Cosmos: A Spacetime Odyssey Review

Movies

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Cosmos: A Spacetime Odyssey
Developer: Cosmos Studios, Fuzzy Door Productions, Santa Fe Studios
Publisher: 20th Century Fox
Platforms: Blu Ray, DVD (Reviewed)
Release Date: 23rd July, 2014
Price: $36.98 – Available Here

Overview

Educational television is… Well it is frequently a bit of a bore isn’t it? Filled with old grainy black and white snapshots of times gone past, and narrated by people with boring monotone voices, it is easy to see why many TV networks have abandoned documentaries in favor of more entertaining formats. Cosmos: A Spacetime Odyssey is an outlier, a show that breaks the mold and shows that educational shows don’t have to be boring. A follow-up to Carl Sagan’s 1980s Cosmos: A Personal Voyage, Spacetime Odyssey is hosted by world-renowned astrophysisist; Neil DeGrasse Tyson and continues on where the original left off. It is an entertaining and insightful look at one of the universe’s biggest mysteries and our place among the stars both now and in the future.

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Story

Hosted by the popular and internet-famous astrophysicist; Neil DeGrasse Tyson, Cosmos: A Spacedtime Odyssey takes viewers through a whirlwind look at the world around us, and the universe at a whole so that we may better understand our place among the stars. Each of the season’s 13 episodes tackles a different aspect of the celestial bodies (or of Earth itself) using a lot of diagrams, photographs and digital representations to allow viewers of all ages and creeds to be able to come away from the program having learned something of value.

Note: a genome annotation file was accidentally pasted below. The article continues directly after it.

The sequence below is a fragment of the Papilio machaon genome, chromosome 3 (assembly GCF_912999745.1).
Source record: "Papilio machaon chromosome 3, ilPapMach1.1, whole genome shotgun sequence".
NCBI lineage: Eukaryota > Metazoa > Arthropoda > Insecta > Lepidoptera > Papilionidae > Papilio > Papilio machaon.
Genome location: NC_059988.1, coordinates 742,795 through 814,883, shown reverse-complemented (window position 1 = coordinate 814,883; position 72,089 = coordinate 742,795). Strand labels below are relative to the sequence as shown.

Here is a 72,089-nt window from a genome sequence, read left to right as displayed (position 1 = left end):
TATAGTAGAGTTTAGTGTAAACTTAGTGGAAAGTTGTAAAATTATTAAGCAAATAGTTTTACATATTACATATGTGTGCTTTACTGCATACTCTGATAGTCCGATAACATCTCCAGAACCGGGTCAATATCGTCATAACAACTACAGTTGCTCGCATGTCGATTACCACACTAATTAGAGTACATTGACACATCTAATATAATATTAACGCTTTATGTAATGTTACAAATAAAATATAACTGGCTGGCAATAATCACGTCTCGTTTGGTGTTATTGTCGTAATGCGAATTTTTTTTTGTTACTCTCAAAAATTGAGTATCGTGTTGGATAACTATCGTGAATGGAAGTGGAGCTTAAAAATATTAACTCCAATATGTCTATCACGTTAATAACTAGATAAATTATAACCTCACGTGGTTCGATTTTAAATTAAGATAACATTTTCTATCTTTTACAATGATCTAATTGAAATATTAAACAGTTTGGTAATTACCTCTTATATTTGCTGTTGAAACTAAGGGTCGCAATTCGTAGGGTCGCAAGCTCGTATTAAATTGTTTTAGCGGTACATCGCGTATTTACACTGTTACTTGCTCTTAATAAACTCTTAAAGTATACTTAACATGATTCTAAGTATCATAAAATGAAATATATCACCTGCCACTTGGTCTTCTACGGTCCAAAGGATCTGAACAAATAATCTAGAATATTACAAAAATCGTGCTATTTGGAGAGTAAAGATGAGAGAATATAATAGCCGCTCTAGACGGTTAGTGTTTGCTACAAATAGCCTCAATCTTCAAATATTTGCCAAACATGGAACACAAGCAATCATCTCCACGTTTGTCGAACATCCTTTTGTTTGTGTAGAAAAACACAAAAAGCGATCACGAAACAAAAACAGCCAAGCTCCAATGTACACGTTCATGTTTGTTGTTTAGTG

Each episode’s 44 minutes are jam-packed with facts and knowledge, but never at any time do they feel overwhelming. Even when you binge-watch the show, you can go from one episode discussing evolution and artificial selection (AKA:Selective breeding) straight into another episode that is all about philosophers and astrologists centuries ago would use pattern recognition to determine the seasons, and the entire time you will be totally at ease absorbing this information.

Not only does Cosmos deal with the future and the present of humanity and the universe, but it also delves into the past. Historical events like the burning of the Library of Alexandria and the Catholic Church’s persecution of astrologist Giordano Bruno (who asserted that the world revolved around the sun) are all touched upon, and it really gives the viewer more insight into how we came to be the people we are today, and how far we really have come. In this way it also serves as a little bit of a historical documentary in addition to a scientific one.

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One of the criticisms that the show had when it first aired on television was that it ostracised the religious peoples of the world by explaining away creationist theory, and by bastardising the Catholic church especially for detailing how the church persecuted Giordano Bruno for his ideas that the earth could revolve around the sun, while also leaving out their more complicated role in Galileo’s assertion of the same principal.